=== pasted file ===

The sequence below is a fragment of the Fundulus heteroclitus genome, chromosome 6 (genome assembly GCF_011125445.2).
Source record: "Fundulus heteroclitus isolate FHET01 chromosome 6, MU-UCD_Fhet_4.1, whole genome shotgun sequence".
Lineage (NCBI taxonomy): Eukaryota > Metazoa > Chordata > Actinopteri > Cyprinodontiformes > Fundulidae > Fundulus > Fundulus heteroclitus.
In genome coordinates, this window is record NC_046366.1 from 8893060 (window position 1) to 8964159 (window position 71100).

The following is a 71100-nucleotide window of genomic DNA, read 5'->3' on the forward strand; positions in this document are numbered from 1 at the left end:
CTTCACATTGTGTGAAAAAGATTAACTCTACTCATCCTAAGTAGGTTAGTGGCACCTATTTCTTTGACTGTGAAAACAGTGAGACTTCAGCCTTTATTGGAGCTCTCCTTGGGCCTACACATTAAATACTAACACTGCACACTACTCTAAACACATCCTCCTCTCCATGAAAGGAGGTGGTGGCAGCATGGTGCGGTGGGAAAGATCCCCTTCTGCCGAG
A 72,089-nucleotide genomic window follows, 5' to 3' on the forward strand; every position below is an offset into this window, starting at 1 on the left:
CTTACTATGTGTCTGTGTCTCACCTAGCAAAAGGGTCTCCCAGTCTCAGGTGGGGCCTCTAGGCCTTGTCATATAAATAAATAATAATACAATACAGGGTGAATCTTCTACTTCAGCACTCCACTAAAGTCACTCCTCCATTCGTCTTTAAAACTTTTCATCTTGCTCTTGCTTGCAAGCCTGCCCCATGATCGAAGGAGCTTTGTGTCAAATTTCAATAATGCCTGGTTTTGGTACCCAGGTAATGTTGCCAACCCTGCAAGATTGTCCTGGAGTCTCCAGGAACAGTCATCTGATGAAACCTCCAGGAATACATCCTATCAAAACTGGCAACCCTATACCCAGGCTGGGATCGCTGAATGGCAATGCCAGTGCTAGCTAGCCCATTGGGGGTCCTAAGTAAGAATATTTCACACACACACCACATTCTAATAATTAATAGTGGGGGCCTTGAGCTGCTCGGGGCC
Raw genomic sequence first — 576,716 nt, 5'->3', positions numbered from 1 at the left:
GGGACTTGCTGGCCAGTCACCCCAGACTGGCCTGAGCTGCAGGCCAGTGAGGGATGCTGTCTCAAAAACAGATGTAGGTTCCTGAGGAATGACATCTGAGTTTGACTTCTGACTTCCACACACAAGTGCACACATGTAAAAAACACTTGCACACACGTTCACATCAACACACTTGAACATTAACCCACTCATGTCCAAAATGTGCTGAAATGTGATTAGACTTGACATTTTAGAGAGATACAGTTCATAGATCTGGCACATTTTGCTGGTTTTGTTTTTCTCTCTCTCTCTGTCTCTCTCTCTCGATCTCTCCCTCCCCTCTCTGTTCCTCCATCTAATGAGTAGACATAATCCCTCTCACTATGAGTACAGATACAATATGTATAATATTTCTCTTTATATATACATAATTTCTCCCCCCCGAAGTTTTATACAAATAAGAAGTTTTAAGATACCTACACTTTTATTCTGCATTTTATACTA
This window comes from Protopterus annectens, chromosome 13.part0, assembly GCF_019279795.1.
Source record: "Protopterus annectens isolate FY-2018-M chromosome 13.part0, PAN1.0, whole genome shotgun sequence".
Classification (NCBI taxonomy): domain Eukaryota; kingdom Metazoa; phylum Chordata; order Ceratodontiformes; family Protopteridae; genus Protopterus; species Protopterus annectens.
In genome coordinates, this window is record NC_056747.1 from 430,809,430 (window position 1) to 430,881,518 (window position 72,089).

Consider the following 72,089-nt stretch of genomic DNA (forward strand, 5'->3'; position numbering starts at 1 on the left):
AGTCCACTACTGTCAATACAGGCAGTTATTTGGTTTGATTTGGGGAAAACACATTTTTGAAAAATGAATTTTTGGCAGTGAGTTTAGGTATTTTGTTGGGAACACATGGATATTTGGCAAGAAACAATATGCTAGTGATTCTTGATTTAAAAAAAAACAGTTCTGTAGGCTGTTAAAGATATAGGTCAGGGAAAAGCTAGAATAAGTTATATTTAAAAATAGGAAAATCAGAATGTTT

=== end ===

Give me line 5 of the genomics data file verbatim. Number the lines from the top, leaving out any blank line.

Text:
The following is a 71100-nucleotide window of genomic DNA, read 5'->3' on the forward strand; positions in this document are numbered from 1 at the left end: